The NFL’s free-agency period doesn’t officially begin until the new league year starts Tuesday. But starting Saturday, teams can communicate with the agents for players and discuss potential contracts.
With that in mind — not to mention the fact the Chiefs still need to create approximately $1.1 million in cap room to get under the cap by the deadline of Tuesday — here are some players, both expensive and cheap, that I believe would be nice fits for the Chiefs this season.
Randall Cobb, 5 feet 10, 192 pounds, Green Bay
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Cobb, 24, served as a team captain in 2014 and caught 91 passes for 1,287 yards. He is a dynamic big-play threat who can line up in the slot, in the backfield or outside and cause problems for defenses. He is a threat to take it all the way with some juice after the catch and would be a home run for the Chiefs. He even has history on his side, as general manager John Dorsey was in Green Bay when the Packers selected Cobb in 2010. The problem: Cobb could command $12 million to $13 million per season, and the Chiefs will need to make some significant cuts to create enough room to sign him.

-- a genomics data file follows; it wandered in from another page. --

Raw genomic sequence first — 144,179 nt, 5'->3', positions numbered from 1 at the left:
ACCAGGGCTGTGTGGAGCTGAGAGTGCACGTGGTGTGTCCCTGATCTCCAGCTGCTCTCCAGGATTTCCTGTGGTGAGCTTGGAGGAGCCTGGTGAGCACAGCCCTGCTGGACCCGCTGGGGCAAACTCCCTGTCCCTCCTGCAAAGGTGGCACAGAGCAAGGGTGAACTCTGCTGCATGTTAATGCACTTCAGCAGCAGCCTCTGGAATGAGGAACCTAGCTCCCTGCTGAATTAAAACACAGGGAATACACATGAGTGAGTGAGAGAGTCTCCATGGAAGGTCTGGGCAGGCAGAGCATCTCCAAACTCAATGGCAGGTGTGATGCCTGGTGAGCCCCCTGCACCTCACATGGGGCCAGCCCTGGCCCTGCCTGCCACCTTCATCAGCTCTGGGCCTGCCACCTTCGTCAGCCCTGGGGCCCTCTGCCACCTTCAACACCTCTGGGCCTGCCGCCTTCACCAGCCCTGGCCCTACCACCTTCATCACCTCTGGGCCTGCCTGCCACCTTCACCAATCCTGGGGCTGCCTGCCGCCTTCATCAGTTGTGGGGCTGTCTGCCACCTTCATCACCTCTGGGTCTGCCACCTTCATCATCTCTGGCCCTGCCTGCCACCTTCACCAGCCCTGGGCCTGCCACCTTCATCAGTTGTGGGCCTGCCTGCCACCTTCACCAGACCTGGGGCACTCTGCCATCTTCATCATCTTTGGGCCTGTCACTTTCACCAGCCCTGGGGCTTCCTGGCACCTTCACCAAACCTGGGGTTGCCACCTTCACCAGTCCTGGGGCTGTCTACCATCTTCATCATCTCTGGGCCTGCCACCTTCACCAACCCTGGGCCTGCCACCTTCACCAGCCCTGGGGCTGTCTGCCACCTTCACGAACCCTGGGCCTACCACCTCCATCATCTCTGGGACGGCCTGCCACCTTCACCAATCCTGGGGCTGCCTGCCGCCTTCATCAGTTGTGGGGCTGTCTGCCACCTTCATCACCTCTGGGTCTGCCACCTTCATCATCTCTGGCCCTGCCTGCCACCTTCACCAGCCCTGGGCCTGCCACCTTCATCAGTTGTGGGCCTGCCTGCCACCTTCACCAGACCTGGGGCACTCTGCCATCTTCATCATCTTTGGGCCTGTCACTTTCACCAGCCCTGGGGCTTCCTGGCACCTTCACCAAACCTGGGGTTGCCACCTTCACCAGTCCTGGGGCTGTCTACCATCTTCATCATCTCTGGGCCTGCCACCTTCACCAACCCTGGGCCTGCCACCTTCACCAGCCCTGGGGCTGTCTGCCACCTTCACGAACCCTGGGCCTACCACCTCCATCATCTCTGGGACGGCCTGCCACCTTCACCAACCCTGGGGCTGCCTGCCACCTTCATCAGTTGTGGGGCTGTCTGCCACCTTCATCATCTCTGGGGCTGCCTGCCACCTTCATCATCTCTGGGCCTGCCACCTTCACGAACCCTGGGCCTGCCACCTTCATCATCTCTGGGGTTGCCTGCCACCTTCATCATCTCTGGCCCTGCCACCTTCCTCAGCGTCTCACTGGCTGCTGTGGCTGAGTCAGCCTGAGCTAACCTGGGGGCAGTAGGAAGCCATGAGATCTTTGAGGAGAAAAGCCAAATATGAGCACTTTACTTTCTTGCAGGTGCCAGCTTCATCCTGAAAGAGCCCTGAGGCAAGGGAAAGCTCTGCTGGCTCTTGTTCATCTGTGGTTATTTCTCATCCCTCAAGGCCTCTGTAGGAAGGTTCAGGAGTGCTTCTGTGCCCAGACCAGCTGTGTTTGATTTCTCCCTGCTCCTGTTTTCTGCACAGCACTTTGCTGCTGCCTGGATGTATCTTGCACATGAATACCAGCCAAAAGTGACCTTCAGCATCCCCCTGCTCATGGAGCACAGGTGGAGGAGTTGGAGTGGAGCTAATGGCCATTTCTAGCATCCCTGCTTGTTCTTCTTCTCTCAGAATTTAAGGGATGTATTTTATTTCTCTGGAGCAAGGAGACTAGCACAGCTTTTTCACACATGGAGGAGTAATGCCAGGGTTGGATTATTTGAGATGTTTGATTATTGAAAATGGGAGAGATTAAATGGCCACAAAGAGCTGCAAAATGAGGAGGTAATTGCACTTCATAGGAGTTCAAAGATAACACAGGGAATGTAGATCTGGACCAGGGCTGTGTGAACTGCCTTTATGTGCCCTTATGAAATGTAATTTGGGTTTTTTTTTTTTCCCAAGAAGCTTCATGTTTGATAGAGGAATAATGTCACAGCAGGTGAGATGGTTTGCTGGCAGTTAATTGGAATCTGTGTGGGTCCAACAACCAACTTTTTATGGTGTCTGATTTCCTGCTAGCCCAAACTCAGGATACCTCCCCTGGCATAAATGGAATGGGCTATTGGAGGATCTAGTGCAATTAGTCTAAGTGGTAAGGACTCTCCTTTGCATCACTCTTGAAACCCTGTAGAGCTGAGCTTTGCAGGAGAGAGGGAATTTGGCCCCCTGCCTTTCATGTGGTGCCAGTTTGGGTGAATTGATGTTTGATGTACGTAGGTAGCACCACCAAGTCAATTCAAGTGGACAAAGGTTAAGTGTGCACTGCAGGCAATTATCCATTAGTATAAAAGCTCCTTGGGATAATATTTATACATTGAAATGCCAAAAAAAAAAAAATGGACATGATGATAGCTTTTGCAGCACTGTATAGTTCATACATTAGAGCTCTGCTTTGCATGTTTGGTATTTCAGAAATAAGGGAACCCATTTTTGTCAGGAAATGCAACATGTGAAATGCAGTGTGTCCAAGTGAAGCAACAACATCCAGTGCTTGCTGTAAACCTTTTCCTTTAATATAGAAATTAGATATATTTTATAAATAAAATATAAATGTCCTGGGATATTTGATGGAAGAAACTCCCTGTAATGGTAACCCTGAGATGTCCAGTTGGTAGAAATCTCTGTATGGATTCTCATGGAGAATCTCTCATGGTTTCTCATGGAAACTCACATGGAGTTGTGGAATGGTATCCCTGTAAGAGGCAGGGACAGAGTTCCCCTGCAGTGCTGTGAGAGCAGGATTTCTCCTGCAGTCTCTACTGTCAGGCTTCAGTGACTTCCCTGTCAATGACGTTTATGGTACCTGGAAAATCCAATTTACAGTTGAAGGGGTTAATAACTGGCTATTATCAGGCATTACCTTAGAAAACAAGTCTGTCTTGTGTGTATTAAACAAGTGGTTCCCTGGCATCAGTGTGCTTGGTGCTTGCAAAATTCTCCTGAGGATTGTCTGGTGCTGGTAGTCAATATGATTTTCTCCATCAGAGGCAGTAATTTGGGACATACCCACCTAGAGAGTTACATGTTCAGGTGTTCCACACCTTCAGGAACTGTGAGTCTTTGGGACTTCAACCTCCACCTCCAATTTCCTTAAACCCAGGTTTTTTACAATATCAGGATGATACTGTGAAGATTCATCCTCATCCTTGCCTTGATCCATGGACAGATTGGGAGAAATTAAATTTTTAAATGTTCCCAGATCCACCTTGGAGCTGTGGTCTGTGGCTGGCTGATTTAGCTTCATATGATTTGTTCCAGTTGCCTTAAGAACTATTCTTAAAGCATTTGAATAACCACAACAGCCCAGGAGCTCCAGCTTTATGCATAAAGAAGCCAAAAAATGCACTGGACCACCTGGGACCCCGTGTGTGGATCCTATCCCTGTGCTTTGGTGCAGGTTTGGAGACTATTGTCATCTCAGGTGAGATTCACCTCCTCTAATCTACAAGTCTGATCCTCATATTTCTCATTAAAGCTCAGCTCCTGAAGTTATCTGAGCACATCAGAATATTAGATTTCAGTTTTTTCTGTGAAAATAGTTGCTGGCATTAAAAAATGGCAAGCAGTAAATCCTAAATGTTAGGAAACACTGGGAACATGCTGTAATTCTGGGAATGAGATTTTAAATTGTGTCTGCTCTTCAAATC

Jeremy Maclin, 6-0, 198, Philadelphia
Maclin, 26, is the kind of deep threat the Chiefs’ offense has lacked over the past two years. He caught 85 passes for 1,318 yards and 10 touchdowns after missing all of 2013 with a torn ACL in his right knee, but it appears he will be allowed to test the market: Coach Chip Kelly seems willing to put his faith in his offensive scheme. He likely will cost less than Cobb, due to his injury history, and it helps that Chiefs coach Andy Reid selected Maclin in Philadelphia in 2009.
Eddie Royal, 5-10, 185, San Diego
Royal, 28, isn’t very big, but he caught 62 passes for 778 yards and seven touchdowns. He is a slippery slot receiver with good speed and polish as a route runner who could give the Chiefs some of the same things Cobb would — to a lesser degree but also for a fraction of the price. Royal also has experience returning punts. However, signing Royal could hamper the development of De’Anthony Thomas’ skills as a slot receiver, though Royal is easily the superior wideout.
Michael Crabtree, 6-1, 214, San Francisco